Golf Course Management

FEB 2018

Golf Course Management magazine is dedicated to advancing the golf course superintendent profession and helping GCSAA members achieve career success.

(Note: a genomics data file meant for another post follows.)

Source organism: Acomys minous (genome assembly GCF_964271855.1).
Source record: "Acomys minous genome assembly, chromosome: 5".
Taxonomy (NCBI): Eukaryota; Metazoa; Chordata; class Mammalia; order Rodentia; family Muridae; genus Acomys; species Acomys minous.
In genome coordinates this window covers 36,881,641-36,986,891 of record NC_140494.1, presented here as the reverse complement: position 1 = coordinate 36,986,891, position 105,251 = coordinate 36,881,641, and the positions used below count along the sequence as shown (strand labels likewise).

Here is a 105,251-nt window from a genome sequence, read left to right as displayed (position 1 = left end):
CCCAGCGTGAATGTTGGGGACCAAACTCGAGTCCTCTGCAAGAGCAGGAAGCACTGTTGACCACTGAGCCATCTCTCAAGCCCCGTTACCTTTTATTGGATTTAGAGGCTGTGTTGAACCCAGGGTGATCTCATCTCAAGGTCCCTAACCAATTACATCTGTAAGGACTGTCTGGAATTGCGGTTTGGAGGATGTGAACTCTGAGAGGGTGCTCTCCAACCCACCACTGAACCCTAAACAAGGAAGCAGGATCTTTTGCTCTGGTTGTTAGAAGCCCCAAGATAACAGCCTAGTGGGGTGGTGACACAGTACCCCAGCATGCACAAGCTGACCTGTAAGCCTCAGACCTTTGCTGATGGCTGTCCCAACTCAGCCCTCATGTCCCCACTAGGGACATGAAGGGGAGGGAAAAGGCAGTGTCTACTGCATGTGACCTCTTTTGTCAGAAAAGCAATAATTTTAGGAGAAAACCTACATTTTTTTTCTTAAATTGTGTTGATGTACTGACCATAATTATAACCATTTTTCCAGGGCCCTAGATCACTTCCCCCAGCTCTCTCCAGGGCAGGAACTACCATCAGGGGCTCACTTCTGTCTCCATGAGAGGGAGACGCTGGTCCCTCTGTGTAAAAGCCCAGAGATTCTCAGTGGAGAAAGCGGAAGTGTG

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16 GOLF COURSE MANAGEMENT 02.18 small, we usually don't work together that much," Rodenberg says. And what if Roden - berg hadn't gone onto the course to find Tem- ple and Biens? His task was to tell them to go to lunch earlier than usual, in part because of a chamber of commerce golf outing that day. Perhaps the most interesting twist? It was Temple who more than a decade ago suggested that St. Andrews add AEDs. "I was on the safety committee. I'd heard about an airport sued for not having one. A few weeks later, we had one," Temple says. "Never, though, did it dawn on me that it would be used on me." Now, St. Andrews has three AEDs, including one in the superintendent's office. Since Sept. 11, the three men's lives have changed. Neither Temple nor Biens has re - turned to work yet, and they may not for a while. Temple, who first began at St. Andrews in 1992, is recovering from his health scare and now has a pacemaker and defibrillator. Biens, married and a father of two, hasn't been back since early November, when he was diag - nosed with stage 2 cancer. "It (cancer) is in a treatable range. I'm supposed to be done with chemotherapy Feb. 5. They say everything should be gone. I feel great," says Biens, 36. Rodenberg, meanwhile, retired Dec. 22. He had spent 35 years at golf courses run by the city of Overland Park, including being superintendent at St. Andrews since March 1987. "I've had three No. 1 holes here," says Rodenberg, a 34-year GCSAA member. The three men plan to be together again soon. They will be among those recognized this month at the HeartSafe Heroes Event sponsored by the Johnson County HeartSafe Foundation. The three men's message is to promote the need for AEDs. Temple's wife has also become involved. "She told me that about 27 people where she works have signed up for CPR training," Temple says. Howard Richman is GCM 's associate editor. Howard Richman Twitter: @GCM_Magazine Heart of the matter (inside gcm) Brian Temple is thankful for broken ribs. As a crew member at St. Andrews Golf Club in Overland Park, Kan. Temple and co-worker Justin Biens were preparing to do some weed- eating near the 11th hole mid-morning Sept. 11. Biens put on his headphones, started up his weedeater, looked over at Temple, and im - mediately knew something was terribly wrong. "He was lying on the ground, face down," Biens says. "I thought I whipped him with a rock." St. Andrews superintendent Terry Rodenberg was driving their way when Biens waved him over. Since that moment, none of their lives have been the same. A series of atypical occurrences happened that day — and Temple obviously was at the center of them. "He was not responding," Biens says. "I called 911." Rodenberg made his own call to the play manager at the clubhouse, who retrieved the AED (automated external defibrillator, which diagnoses life-threatening cardiac arrhythmias, etc.) and began to hustle to them. Rodenberg started chest compressions (which can lead to broken ribs during CPR) on Temple for several minutes before the AED arrived. When Rodenberg's phone rang, Biens took over while Rodenberg answered crew member Chad Yankovich's call. He's the one who saw the emergency vehicle arrive and es - corted it to Temple's location. All the while, Temple's eyes were open as Rodenberg and Biens attended to him. "I didn't even think about Brian dying," Rodenberg says. "I've seen heart attacks on the course before. I knew the look." Eleven minutes after Biens' 911 call, the ambulance and paramedics arrived. It was determined that Temple had suffered sudden cardiac arrest. Two days later, he awoke in the hospital. "I came out of a pretty good sleep," says Temple, 50. A chain of events make his story intrigu - ing. Temple recalls the early morning of Sept. 11 as abnormal. "I didn't feel good. I felt odd. Funky. Something wasn't right," he says. Tem - ple still came to work. If he had stayed at home and suffered a sudden cardiac arrest, neither his wife, Karen, nor daughters Annie or Ellie would have been home. It was also a bit unusual that Temple and Biens were on the same hole. "Staffing is so Now-retired golf course superintendent Terry Rodenberg (far right) along with crew members Brian Temple (far left) and Justin Biens have quite a story to tell when recounting a frightening experience Sept. 11 at St. Andrews Golf Club in Overland Park, Kan. Photo by Howard Richman

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